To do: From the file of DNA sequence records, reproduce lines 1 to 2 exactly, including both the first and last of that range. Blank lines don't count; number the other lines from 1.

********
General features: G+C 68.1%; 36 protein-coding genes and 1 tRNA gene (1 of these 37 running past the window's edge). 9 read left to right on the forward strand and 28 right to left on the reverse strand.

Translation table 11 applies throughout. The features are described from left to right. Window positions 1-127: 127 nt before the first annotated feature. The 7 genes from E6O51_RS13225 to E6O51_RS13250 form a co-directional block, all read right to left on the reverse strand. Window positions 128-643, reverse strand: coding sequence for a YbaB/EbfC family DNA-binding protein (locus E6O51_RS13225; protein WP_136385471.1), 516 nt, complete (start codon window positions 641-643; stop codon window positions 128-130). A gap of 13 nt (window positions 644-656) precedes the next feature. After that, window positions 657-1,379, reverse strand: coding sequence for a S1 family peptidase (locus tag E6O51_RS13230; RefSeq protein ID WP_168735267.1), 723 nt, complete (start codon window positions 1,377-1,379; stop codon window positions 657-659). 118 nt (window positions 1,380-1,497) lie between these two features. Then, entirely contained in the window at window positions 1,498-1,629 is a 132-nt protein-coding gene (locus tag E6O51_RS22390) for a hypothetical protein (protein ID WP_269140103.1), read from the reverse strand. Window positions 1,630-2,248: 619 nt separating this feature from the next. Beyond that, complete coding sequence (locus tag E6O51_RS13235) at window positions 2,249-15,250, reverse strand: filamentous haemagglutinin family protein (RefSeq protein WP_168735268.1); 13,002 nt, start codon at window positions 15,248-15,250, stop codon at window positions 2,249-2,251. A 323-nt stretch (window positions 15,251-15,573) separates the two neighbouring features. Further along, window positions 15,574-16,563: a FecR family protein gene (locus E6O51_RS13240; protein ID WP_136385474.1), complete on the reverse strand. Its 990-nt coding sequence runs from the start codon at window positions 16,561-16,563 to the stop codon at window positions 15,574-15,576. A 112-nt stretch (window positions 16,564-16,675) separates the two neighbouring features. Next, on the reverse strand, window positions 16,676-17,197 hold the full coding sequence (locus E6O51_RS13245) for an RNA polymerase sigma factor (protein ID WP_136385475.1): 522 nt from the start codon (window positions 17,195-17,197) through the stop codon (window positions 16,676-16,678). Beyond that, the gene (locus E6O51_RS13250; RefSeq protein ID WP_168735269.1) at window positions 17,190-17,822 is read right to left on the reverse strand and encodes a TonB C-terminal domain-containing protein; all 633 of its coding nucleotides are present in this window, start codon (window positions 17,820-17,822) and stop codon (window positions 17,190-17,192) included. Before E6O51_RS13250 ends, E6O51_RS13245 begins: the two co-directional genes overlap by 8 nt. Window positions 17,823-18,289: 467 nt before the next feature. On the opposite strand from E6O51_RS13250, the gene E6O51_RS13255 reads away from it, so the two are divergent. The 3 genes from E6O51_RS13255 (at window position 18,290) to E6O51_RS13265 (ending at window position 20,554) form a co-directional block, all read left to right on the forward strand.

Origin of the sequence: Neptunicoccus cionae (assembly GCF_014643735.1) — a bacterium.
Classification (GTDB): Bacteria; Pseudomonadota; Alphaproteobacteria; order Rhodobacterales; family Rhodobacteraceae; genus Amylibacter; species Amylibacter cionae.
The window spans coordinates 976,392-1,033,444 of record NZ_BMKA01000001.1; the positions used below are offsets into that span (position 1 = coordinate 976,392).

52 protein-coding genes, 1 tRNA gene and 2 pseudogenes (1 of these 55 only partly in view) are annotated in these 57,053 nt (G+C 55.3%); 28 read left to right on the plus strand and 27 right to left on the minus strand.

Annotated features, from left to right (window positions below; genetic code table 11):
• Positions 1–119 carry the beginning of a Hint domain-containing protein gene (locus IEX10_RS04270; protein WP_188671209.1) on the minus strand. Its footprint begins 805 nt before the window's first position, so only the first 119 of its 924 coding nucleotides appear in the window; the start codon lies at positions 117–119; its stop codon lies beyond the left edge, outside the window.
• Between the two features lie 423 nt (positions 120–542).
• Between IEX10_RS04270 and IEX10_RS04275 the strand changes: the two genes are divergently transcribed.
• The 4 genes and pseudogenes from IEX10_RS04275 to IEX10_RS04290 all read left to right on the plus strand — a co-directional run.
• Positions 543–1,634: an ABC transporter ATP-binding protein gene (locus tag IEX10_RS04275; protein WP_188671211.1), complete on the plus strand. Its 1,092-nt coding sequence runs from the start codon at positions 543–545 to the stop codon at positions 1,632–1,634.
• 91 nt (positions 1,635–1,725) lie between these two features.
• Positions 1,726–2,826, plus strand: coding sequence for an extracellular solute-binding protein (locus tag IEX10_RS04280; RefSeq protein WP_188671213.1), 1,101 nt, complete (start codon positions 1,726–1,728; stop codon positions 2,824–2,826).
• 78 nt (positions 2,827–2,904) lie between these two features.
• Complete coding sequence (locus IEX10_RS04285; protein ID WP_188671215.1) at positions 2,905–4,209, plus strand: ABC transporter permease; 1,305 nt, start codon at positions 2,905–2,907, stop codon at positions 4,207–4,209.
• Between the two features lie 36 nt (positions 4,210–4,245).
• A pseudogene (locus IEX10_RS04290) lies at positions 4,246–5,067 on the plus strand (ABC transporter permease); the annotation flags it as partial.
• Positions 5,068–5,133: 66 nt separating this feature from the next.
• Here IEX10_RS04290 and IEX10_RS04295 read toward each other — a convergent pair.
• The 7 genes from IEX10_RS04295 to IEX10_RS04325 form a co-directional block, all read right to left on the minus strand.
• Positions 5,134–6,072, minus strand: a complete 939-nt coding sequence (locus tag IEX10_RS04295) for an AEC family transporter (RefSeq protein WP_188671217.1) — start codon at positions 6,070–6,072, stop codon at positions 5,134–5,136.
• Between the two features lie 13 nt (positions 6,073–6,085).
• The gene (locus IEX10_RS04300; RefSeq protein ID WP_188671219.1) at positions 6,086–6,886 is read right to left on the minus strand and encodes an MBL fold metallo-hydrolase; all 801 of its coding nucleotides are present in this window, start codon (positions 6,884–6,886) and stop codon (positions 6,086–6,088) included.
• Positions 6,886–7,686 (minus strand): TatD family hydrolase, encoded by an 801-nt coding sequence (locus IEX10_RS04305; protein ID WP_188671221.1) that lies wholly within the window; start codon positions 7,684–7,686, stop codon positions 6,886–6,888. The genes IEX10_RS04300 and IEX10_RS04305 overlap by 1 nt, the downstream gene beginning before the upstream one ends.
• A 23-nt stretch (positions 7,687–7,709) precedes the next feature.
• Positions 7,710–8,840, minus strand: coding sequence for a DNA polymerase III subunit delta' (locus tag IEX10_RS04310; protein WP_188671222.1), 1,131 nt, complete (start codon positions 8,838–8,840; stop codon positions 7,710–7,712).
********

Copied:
General features: G+C 68.1%; 36 protein-coding genes and 1 tRNA gene (1 of these 37 running past the window's edge). 9 read left to right on the forward strand and 28 right to left on the reverse strand.

Translation table 11 applies throughout. The features are described from left to right. Window positions 1-127: 127 nt before the first annotated feature. The 7 genes from E6O51_RS13225 to E6O51_RS13250 form a co-directional block, all read right to left on the reverse strand. Window positions 128-643, reverse strand: coding sequence for a YbaB/EbfC family DNA-binding protein (locus E6O51_RS13225; protein WP_136385471.1), 516 nt, complete (start codon window positions 641-643; stop codon window positions 128-130). A gap of 13 nt (window positions 644-656) precedes the next feature. After that, window positions 657-1,379, reverse strand: coding sequence for a S1 family peptidase (locus tag E6O51_RS13230; RefSeq protein ID WP_168735267.1), 723 nt, complete (start codon window positions 1,377-1,379; stop codon window positions 657-659). 118 nt (window positions 1,380-1,497) lie between these two features. Then, entirely contained in the window at window positions 1,498-1,629 is a 132-nt protein-coding gene (locus tag E6O51_RS22390) for a hypothetical protein (protein ID WP_269140103.1), read from the reverse strand. Window positions 1,630-2,248: 619 nt separating this feature from the next. Beyond that, complete coding sequence (locus tag E6O51_RS13235) at window positions 2,249-15,250, reverse strand: filamentous haemagglutinin family protein (RefSeq protein WP_168735268.1); 13,002 nt, start codon at window positions 15,248-15,250, stop codon at window positions 2,249-2,251. A 323-nt stretch (window positions 15,251-15,573) separates the two neighbouring features. Further along, window positions 15,574-16,563: a FecR family protein gene (locus E6O51_RS13240; protein ID WP_136385474.1), complete on the reverse strand. Its 990-nt coding sequence runs from the start codon at window positions 16,561-16,563 to the stop codon at window positions 15,574-15,576. A 112-nt stretch (window positions 16,564-16,675) separates the two neighbouring features. Next, on the reverse strand, window positions 16,676-17,197 hold the full coding sequence (locus E6O51_RS13245) for an RNA polymerase sigma factor (protein ID WP_136385475.1): 522 nt from the start codon (window positions 17,195-17,197) through the stop codon (window positions 16,676-16,678). Beyond that, the gene (locus E6O51_RS13250; RefSeq protein ID WP_168735269.1) at window positions 17,190-17,822 is read right to left on the reverse strand and encodes a TonB C-terminal domain-containing protein; all 633 of its coding nucleotides are present in this window, start codon (window positions 17,820-17,822) and stop codon (window positions 17,190-17,192) included. Before E6O51_RS13250 ends, E6O51_RS13245 begins: the two co-directional genes overlap by 8 nt. Window positions 17,823-18,289: 467 nt before the next feature. On the opposite strand from E6O51_RS13250, the gene E6O51_RS13255 reads away from it, so the two are divergent. The 3 genes from E6O51_RS13255 (at window position 18,290) to E6O51_RS13265 (ending at window position 20,554) form a co-directional block, all read left to right on the forward strand.